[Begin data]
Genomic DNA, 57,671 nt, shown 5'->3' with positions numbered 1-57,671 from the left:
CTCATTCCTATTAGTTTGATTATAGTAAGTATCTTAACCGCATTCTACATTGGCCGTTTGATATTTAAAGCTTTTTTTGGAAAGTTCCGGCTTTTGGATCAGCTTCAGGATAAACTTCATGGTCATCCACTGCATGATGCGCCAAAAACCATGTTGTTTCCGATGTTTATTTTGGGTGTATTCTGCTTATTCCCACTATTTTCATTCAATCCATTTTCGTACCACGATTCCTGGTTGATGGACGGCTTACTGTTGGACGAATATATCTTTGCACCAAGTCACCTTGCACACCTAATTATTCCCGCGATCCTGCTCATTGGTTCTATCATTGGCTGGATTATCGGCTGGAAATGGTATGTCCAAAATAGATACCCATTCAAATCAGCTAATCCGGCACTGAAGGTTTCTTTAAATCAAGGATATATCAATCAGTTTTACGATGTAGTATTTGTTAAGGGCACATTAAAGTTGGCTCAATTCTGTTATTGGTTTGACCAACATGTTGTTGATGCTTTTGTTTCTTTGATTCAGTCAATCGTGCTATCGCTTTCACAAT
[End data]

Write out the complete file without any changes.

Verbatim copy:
Genomic DNA, 57,671 nt, shown 5'->3' with positions numbered 1-57,671 from the left:
CTCATTCCTATTAGTTTGATTATAGTAAGTATCTTAACCGCATTCTACATTGGCCGTTTGATATTTAAAGCTTTTTTTGGAAAGTTCCGGCTTTTGGATCAGCTTCAGGATAAACTTCATGGTCATCCACTGCATGATGCGCCAAAAACCATGTTGTTTCCGATGTTTATTTTGGGTGTATTCTGCTTATTCCCACTATTTTCATTCAATCCATTTTCGTACCACGATTCCTGGTTGATGGACGGCTTACTGTTGGACGAATATATCTTTGCACCAAGTCACCTTGCACACCTAATTATTCCCGCGATCCTGCTCATTGGTTCTATCATTGGCTGGATTATCGGCTGGAAATGGTATGTCCAAAATAGATACCCATTCAAATCAGCTAATCCGGCACTGAAGGTTTCTTTAAATCAAGGATATATCAATCAGTTTTACGATGTAGTATTTGTTAAGGGCACATTAAAGTTGGCTCAATTCTGTTATTGGTTTGACCAACATGTTGTTGATGCTTTTGTTTCTTTGATTCAGTCAATCGTGCTATCGCTTTCACAAT